Take a moment to think of something that you can do in only 12 minutes. Walk home from the subway? Make dinner? Give the kids a bath? It’s tough, but keep your mind outta’ the gutter – this is serious.
Here is a 12-minute activity that never occurred to you: participating in a meeting where you are responsible for reviewing whether the 60 agencies that comprise New York City government are in compliance with federal equal employment laws.
If you can do that in 12 minutes you are eligible to collect $250 per meeting. I'm not kidding.
If you can manage two of those meetings a month, you are qualified to serve as a member of Mayor Bill de Blasio’s Equal Employment Practices Commission. Half of the commission members are appointed by the mayor, and half by the City Council
Rest assured, there will be no heavy lifting. When asked if the commission will review the recent Department of Citywide Administrative Services report that revealed, for the first time, significant racial disparities in city hiring under Mayor de Blasio, the senior staff answered with a resounding: “No.”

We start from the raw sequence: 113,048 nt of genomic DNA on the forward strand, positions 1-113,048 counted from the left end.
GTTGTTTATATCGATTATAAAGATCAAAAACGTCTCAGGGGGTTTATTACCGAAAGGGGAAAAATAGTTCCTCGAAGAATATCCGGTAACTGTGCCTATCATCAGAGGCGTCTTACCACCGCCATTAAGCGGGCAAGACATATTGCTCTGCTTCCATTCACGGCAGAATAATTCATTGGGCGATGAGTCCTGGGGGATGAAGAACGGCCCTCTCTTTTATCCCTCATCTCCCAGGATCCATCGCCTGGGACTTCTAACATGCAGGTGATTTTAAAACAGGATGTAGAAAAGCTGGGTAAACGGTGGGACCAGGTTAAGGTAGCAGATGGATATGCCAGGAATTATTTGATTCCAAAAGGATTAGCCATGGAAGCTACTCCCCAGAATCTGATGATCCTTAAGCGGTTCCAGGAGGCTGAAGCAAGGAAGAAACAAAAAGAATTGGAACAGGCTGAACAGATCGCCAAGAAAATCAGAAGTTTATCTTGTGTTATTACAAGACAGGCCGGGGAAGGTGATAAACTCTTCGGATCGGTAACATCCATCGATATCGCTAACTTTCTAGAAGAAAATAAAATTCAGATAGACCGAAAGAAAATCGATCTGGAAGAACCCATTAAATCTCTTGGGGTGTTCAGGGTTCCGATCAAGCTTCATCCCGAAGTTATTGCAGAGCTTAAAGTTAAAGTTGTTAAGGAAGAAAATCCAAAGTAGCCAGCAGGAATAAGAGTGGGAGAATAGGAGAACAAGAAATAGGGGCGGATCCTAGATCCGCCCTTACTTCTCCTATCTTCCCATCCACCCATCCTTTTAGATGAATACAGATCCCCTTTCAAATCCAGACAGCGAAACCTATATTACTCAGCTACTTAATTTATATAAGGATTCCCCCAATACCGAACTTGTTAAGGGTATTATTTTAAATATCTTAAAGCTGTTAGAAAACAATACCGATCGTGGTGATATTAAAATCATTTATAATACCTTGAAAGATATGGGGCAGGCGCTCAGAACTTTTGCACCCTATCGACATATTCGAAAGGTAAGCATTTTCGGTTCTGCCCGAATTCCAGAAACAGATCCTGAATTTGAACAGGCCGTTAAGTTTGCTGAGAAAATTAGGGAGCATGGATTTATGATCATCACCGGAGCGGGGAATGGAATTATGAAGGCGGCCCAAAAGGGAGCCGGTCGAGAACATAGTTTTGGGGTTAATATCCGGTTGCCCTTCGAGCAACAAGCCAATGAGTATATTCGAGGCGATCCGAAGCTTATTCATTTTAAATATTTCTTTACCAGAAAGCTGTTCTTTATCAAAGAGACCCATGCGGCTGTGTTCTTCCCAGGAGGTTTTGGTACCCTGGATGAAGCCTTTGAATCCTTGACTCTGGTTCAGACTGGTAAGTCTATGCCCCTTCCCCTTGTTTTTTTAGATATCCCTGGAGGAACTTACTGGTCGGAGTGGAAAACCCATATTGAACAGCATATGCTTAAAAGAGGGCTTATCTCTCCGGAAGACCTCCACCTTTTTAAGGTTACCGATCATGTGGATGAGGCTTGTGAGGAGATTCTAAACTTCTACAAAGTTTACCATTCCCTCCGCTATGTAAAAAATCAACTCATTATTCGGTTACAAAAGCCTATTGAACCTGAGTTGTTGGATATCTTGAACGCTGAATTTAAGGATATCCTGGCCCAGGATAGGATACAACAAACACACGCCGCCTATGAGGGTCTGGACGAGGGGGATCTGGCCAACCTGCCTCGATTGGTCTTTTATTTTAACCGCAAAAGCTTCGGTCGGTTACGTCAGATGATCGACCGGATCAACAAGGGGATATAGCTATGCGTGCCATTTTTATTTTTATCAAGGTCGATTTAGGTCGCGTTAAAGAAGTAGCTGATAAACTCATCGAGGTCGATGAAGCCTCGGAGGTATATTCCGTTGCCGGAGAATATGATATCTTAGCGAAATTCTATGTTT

Two days later, the commission literally locked the door to keep out a reporter who returned with more questions. The following day, the commission denied public access to their Nov. 5 public meeting, which had been posted on their website.
One member of the commission, Arva Rice, did not return a request for a comment left at her office at the New York Urban league where she serves as president. Fellow commissioners Angelina Cabrera, Malini Cadambi Daniel at the Services Employees International Union, and Elaine Reiss at Brooklyn Law School, did not return requests for comment.